Study: Cleaning the air would save millions of lives worldwide

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Thick smog along the east coast of China. Satellite image courtesy NASA Earth Observatory.

‘With no changes in air pollution, deaths per capita from air pollution would increase 20 to 30 percent during the next 15 years in India and China …’

Staff Report

FRISCO — Numerous public health studies have shown how cleaning up air pollution in the U.S. could prevent thousands of premature deaths. On a global scale, the benefits of cleaner air are staggering, according to scientists and engineers.

The researchers developed a global model showing how reductions in outdoor air pollution could lead to changes in the rates of health problems such as heart attack, stroke and lung cancer, potentially saving millions of lives every year. Continue reading

Study shows need for tighter air pollution standards

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Particulate pollution from coal-fired power plants is harmful to public health at levels far below current standards.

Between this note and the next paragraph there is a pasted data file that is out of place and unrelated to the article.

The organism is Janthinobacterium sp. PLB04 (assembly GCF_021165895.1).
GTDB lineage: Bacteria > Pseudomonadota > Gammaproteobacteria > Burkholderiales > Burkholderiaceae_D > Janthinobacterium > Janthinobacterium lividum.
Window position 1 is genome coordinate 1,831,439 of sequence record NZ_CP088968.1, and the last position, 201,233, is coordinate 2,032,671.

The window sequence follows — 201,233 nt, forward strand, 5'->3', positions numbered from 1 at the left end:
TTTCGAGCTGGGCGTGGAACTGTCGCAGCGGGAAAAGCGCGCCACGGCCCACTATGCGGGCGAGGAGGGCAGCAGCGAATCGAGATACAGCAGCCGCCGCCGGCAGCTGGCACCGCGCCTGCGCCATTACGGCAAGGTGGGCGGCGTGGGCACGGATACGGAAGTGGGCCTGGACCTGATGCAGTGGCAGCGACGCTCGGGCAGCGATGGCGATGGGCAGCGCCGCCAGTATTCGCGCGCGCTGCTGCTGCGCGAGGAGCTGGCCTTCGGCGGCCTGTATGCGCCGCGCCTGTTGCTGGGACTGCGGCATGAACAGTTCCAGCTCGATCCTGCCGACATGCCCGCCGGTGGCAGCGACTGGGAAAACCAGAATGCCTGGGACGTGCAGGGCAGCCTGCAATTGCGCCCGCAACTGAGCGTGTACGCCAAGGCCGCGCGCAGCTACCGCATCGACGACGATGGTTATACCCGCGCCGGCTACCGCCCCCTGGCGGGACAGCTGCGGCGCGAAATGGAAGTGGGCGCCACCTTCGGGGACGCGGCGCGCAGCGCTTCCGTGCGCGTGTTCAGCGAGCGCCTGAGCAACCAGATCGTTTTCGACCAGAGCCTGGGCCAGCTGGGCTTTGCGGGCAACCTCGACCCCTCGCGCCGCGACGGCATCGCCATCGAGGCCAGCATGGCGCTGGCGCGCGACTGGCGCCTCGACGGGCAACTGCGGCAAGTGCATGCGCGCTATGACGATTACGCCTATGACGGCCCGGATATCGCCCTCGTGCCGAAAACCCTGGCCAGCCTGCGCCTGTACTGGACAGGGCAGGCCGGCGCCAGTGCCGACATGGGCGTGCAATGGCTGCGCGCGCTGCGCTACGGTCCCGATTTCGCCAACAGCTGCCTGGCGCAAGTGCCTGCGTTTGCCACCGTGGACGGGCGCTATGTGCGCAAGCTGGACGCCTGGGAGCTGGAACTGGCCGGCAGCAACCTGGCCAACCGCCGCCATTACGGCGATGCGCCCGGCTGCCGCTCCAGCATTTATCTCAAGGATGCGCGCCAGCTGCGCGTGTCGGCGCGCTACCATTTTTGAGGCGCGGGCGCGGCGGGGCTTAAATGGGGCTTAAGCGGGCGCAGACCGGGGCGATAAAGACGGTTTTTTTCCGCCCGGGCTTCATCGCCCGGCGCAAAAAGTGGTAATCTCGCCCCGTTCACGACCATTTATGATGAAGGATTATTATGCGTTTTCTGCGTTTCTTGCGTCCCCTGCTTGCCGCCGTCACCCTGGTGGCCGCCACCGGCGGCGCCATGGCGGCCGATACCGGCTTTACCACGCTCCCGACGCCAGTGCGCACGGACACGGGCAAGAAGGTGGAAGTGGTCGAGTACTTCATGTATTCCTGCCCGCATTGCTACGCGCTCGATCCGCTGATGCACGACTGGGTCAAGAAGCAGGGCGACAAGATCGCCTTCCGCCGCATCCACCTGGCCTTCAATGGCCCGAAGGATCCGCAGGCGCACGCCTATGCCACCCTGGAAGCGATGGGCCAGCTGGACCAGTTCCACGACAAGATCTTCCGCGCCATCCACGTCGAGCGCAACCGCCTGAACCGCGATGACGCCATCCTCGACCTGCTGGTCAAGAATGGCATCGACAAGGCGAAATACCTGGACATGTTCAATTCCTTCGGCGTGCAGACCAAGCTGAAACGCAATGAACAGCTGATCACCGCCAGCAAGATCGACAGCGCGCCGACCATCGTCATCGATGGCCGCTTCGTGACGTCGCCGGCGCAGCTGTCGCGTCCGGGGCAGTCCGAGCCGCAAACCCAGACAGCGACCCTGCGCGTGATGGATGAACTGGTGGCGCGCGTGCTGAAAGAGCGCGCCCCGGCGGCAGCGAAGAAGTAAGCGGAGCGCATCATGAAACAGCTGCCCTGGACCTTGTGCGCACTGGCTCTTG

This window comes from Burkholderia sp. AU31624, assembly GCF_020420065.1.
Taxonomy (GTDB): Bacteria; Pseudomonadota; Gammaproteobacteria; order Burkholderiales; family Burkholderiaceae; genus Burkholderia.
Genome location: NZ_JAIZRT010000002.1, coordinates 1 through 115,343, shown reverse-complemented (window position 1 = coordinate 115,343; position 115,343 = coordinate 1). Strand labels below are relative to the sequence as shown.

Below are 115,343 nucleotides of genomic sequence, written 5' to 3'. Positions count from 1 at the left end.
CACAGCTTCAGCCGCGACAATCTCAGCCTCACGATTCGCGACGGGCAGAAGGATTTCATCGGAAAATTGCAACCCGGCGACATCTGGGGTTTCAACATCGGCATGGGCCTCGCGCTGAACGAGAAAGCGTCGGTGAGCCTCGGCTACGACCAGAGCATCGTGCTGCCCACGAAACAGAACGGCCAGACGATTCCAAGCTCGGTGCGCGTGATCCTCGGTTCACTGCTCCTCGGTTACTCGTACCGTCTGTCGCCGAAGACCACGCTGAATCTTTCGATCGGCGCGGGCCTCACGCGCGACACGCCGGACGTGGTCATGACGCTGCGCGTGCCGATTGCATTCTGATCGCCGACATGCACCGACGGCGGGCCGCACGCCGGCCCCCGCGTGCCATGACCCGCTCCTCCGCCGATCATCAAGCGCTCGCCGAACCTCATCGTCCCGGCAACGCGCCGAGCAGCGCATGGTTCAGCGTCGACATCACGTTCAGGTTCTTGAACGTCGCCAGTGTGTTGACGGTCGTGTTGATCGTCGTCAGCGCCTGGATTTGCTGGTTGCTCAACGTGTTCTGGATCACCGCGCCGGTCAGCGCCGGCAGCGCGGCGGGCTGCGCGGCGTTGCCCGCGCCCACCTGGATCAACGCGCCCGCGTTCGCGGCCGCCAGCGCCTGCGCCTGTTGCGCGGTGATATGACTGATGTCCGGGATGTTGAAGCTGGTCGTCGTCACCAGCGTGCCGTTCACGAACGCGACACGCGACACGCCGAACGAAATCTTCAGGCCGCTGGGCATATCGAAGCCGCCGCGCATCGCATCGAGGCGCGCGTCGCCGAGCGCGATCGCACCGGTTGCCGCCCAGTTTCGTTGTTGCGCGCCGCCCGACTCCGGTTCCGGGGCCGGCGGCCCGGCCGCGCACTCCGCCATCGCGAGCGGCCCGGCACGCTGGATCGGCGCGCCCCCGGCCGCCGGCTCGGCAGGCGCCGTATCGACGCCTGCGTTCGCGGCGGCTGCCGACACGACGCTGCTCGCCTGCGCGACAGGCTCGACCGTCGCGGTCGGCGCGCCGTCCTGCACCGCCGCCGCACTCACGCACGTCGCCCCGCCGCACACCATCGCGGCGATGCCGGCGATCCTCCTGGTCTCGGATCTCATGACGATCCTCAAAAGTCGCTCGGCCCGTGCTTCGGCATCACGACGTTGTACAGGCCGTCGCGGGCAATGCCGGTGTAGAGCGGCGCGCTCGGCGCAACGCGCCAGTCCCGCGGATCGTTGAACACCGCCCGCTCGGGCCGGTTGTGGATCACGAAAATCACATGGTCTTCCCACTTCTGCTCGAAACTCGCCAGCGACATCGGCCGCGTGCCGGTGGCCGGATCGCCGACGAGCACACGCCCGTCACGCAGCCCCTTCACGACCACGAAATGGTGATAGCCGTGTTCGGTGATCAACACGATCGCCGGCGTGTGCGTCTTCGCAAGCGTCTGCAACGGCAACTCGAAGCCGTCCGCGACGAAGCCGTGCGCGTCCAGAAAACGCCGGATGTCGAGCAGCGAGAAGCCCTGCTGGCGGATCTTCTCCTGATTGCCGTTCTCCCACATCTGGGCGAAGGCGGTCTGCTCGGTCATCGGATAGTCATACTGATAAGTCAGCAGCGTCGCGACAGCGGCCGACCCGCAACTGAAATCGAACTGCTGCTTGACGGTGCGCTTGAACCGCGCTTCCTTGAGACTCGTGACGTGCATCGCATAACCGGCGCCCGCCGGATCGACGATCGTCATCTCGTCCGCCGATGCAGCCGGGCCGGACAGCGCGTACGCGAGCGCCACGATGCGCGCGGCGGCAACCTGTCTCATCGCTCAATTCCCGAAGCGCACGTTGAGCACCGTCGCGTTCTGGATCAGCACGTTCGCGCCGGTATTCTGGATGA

‘No evidence of a safe threshold …’

Staff Report

FRISCO — Power plant operators and their Republican allies in Congress may protest every time public health experts propose tighter pollution rules, but a new study shows that tiny soot particles are harmful to human health at concentrations far below the current standards.

After tracking particulate air pollution from satellite data and matching it against regional health data sorted by zip codes, Harvard researchers found a clear link between higher levels of pollution and death rates among people older than 65. The harmful effects from the particles were observed even in areas where concentrations were less than a third of the current standard set by the Environmental Protection Agency. Continue reading